Dell's Salvation May Be Upon Us
The No. 3 PC maker, once the world's largest, is in buyout talks with private equity firms, according to Bloomberg, which cited two people with knowledge of the matter. One unidentified source said Dell is in discussions with at least two firms. The sources, however, say the talks are preliminary and could collapse if the private equity firms are unable to gain financing or work out a future exit strategy.
Dell hasn't yet responded to TheStreet's request for comment, although at least one analyst says it would be a shrewd move for the Texas tech giant.
ISI Group analyst Brian Marshall notes that Dell is currently in the throes of a long-term transition from selling commodity PCs and servers to enterprise services, such as storage, networking, security and software.
"In our view, it can be difficult to realize the full value of various corporate assets (e.g., sum-of-parts) during transition periods and executing on a long-term transformation as a private company could have advantages," he wrote in a note released Monday. "Going private makes sense given Dell's low valuation, solid free cash flow, Michael Dell's large ownership stake and a multi-year business transformation."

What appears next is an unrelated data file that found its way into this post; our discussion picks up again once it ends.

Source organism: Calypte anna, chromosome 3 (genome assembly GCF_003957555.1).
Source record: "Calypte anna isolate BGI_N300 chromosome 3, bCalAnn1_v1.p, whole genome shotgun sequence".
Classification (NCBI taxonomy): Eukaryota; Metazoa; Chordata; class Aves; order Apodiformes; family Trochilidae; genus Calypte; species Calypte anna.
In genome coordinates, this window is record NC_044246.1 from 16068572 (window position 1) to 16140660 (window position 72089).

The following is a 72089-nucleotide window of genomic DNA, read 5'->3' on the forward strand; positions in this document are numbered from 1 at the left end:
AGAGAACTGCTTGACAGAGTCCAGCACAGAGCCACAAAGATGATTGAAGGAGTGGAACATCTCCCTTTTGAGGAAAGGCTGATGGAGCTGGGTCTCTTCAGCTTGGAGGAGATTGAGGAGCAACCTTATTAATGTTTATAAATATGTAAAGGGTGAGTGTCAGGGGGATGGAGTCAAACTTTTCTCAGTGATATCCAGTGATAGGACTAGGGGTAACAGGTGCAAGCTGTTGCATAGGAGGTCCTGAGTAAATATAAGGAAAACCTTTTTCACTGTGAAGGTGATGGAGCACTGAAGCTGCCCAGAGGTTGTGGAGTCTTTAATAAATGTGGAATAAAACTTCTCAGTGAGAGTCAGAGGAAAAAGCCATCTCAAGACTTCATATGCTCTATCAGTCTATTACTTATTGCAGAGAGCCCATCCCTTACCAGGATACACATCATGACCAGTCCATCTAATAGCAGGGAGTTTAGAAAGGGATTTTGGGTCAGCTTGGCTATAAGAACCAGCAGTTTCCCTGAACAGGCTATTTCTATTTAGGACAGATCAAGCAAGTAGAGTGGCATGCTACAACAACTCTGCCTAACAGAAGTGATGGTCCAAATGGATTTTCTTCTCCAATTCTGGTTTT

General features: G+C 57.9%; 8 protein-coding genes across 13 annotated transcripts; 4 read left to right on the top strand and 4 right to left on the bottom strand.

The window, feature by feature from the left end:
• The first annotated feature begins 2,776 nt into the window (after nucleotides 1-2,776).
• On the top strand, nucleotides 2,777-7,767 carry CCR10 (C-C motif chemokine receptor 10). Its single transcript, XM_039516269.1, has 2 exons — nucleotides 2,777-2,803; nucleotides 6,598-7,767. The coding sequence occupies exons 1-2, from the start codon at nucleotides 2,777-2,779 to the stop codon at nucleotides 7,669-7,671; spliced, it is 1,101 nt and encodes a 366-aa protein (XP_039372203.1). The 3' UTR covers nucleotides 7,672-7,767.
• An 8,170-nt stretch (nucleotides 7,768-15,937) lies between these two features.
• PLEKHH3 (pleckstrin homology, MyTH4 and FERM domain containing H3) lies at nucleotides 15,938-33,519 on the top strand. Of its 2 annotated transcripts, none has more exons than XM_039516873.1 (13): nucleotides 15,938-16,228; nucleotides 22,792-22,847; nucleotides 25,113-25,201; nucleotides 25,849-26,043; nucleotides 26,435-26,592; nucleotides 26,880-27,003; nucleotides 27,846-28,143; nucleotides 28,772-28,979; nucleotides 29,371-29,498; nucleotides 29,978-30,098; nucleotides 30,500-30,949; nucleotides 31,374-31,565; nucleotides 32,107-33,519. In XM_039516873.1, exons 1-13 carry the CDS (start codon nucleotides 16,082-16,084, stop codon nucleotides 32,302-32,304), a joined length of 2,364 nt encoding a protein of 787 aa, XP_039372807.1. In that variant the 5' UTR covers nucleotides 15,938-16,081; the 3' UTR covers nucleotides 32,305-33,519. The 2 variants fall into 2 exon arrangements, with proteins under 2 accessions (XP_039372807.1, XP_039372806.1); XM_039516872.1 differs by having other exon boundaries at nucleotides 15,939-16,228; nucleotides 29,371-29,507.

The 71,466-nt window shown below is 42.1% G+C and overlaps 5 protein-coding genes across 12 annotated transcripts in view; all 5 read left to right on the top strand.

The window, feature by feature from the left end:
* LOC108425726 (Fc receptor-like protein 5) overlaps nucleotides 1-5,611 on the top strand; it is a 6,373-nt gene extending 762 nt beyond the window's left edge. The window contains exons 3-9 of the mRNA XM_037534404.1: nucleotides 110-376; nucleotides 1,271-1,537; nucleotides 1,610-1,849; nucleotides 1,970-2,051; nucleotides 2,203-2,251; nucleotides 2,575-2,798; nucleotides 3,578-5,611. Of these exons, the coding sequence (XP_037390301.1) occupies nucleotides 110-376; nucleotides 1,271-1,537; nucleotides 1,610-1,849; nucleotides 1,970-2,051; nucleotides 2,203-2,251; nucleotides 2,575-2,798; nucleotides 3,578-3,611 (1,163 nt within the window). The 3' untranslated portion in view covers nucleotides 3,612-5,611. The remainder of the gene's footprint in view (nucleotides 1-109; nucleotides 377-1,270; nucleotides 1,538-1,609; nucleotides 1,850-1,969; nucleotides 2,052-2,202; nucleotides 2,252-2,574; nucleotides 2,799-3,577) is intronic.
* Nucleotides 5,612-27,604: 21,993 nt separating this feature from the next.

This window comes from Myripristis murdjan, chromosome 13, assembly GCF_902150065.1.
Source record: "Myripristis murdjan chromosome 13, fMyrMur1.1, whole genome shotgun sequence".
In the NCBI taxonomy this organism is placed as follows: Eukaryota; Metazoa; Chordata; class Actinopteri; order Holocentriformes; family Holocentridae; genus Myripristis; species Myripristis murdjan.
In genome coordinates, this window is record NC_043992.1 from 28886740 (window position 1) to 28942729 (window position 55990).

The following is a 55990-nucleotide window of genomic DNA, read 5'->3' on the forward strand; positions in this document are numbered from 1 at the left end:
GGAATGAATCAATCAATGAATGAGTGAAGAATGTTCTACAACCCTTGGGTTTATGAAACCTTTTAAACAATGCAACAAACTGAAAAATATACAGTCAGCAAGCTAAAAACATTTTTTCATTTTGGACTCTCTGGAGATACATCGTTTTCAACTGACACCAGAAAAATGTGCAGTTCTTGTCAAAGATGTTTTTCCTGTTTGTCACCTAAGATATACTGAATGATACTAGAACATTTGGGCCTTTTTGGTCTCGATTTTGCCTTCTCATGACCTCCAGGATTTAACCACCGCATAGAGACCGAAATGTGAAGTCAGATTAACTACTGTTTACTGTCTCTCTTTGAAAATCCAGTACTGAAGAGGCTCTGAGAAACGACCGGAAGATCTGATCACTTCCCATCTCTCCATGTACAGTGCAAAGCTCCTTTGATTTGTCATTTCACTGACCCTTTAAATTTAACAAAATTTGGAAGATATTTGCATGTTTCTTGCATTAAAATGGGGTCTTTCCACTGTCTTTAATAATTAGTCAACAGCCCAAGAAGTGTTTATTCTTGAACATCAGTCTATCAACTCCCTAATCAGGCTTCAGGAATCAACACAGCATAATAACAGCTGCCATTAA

Michael Dell owns just over 15% of the company's shares, according to Securities and Exchange Commission Filings as of May last year.
Investors welcomed the rumor. Dell shares, which have lost more than 22% over the past 12 months, closed up 13% to $12.29 on Monday.
Sterne Agee analyst Shaw Wu says a Dell private equity buyout is possible, but rates the likelihood of it happening as low.
"It would take sizable financing for a company of Dell's size with its $21 billion market cap," he wrote in a note on Monday. "In addition, a deal of this size would likely involve multiple private equity firms and we estimate that the majority of its businesses (70%) remain under structural and secular pressure."